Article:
January 24, 2011
REVIEW: SET THE NIGHT ON FIRE by Libby Fischer Hellman
This book is constructed in three parts. The first and last sections occur in the present day, while the middle section takes place during 1968 and 1969. The first section throws a lot of characters at the reader very quickly with virtually no explanation as to who most of them are or their relationship to each other. Nevertheless, the reader learns enough about Dar and Lila - who've never met - for the tension to be tightly coiled and for the delicious twist at the end of the section to have a thwacking great wallop.
The mid-section is more leisurely paced, and the reader gets to know the many characters introduced earlier, who made up a self-styled collective during one of the most socially turbulent periods in American history: Dar, the activist leader; Payton, the firebrand; Teddy, scion of a politically conservative family; Casey, the 'connector,' the guy who brought people together; Rain, the photographer and free spirit; and beautiful Alix, the naive daughter of wealth, who is loved by both Dar and Casey.
The tension in this section is built on character conflicts rather than on the kind of life-threatening action scenes that typify a thriller. Hellmann gives the reader a tour of the major events of the late '60s (the war in Viet Nam and the student protests against the war; the assassinations of Martin Luther King and Bobby Kennedy; the Democratic National Convention; the Chicago Seven; the Black Panthers, SDS and the Weathermen; the Chicago Seven; the shootings at Kent State), and how her characters were either a part of or were affected by the events. The political passions and the desire to change the world for the better are what brings these disparate characters together and eventually, these are the things that tear them apart. Oh, and a bomb, of course.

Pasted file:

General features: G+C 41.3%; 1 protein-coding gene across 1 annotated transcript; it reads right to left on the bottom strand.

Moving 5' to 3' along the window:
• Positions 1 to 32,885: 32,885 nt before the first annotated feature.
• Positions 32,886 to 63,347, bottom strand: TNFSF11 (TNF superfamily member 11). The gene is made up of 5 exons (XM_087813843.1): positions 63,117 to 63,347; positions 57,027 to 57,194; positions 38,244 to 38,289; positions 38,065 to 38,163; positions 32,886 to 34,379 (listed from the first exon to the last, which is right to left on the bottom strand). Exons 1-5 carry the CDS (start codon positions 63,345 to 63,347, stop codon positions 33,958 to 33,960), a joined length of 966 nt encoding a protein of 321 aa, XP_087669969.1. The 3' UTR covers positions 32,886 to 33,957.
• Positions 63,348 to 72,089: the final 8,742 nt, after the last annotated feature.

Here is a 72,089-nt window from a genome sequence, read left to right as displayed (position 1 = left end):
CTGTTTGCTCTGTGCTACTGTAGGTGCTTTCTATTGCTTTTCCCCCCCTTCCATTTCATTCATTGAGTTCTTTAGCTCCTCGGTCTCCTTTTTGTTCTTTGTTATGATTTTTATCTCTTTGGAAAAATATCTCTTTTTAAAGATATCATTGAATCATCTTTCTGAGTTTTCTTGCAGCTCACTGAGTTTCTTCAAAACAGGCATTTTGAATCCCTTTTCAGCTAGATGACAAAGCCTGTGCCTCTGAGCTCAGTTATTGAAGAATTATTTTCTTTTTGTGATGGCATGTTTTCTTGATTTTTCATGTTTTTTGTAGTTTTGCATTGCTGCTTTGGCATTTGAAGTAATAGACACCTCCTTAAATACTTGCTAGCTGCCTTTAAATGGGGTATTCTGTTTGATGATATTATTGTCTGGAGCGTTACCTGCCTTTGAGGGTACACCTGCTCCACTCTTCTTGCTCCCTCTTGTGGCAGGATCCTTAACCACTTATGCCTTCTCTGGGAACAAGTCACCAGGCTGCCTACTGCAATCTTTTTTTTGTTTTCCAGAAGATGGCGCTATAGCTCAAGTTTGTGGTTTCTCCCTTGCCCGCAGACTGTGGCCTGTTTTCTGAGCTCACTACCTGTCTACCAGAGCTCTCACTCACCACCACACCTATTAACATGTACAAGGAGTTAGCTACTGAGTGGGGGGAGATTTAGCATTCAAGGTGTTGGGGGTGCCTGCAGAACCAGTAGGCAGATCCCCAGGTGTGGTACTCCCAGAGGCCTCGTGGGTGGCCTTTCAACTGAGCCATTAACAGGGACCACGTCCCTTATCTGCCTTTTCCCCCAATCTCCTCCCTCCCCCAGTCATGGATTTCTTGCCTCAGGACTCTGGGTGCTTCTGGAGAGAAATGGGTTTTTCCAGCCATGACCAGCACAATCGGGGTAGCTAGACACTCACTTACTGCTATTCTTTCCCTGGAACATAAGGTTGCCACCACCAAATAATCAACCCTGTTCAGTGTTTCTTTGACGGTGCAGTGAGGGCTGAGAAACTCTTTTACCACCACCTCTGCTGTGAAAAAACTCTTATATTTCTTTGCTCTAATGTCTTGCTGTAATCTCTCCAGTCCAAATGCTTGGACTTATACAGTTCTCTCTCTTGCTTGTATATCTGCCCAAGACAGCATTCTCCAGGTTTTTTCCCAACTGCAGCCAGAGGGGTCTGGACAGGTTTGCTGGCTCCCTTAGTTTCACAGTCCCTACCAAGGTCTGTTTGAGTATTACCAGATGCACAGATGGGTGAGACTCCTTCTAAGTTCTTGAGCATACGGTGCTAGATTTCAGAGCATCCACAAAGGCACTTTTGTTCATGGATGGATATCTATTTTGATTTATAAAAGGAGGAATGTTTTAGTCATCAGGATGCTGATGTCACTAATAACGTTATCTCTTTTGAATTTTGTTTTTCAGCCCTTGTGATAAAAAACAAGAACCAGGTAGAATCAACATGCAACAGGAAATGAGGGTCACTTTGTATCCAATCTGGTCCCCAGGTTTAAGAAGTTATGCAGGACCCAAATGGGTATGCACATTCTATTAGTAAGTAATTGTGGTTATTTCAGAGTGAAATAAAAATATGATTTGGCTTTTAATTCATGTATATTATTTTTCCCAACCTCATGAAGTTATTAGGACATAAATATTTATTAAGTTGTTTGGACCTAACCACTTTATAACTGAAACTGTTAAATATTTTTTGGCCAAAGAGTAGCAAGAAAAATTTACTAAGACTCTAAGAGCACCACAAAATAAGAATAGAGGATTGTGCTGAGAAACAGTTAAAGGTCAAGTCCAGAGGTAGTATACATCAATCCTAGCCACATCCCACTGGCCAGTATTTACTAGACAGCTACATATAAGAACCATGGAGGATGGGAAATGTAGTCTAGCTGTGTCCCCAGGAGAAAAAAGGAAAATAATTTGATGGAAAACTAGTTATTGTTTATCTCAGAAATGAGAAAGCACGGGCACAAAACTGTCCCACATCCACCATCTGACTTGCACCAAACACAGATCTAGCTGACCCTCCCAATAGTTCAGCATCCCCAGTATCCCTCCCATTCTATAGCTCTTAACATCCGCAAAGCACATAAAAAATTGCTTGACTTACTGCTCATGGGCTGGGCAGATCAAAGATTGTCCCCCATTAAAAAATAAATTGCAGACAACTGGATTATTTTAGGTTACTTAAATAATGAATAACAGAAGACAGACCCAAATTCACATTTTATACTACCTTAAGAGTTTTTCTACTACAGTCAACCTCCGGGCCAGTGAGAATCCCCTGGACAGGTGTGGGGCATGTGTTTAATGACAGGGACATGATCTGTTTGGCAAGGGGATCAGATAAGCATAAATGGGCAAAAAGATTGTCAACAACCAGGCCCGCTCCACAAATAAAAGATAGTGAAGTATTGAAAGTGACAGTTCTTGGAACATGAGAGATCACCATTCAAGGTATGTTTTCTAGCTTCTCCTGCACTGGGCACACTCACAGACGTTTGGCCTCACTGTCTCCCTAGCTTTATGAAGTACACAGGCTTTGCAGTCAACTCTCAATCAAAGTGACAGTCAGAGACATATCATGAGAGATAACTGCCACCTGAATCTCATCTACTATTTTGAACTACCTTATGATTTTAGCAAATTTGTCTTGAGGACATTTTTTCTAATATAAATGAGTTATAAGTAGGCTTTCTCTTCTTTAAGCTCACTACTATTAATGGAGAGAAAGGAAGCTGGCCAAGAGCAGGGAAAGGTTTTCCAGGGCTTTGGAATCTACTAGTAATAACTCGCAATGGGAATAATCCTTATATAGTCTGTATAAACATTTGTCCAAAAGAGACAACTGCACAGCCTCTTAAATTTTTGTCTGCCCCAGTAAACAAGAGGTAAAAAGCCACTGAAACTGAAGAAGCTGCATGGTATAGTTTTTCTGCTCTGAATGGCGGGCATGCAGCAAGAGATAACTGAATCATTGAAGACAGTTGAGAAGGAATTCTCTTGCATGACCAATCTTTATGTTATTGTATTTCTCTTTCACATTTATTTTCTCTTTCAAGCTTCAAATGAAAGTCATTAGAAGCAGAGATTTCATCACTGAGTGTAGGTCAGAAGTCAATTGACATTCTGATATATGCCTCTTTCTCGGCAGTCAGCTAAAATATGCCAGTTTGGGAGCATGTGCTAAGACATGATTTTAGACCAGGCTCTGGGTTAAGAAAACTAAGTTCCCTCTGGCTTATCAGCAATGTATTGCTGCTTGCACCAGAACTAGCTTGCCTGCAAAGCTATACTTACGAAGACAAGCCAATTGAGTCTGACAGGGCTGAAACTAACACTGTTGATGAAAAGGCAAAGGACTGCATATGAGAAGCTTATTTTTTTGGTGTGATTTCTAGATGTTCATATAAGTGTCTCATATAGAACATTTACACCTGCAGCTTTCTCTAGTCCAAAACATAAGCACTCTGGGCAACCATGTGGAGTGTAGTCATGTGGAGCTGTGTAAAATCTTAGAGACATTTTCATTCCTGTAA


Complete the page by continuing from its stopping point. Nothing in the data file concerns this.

The final section of the book resumes precisely where the first section leaves off, as Dar and Lila must come to an understanding and an alliance if either of them is to survive. Here the author throws another twist at her main characters that ratchets up the tension.
Hellmann clearly knows the hippie era well (except that Ringo's birthday is July 7, not July 8, and a certain song by The Byrds is misidentified). I couldn't help grinning when one of my favorite expressions, FFO, was used. And she understands and conveys the very real passions and the conditions that drove so many young people to take to the streets in protest. She also lets the "establishment" voices have their say. SET THE NIGHT ON FIRE is both a thriller and a historical novel, replete with a cast of memorable, often moving, characters.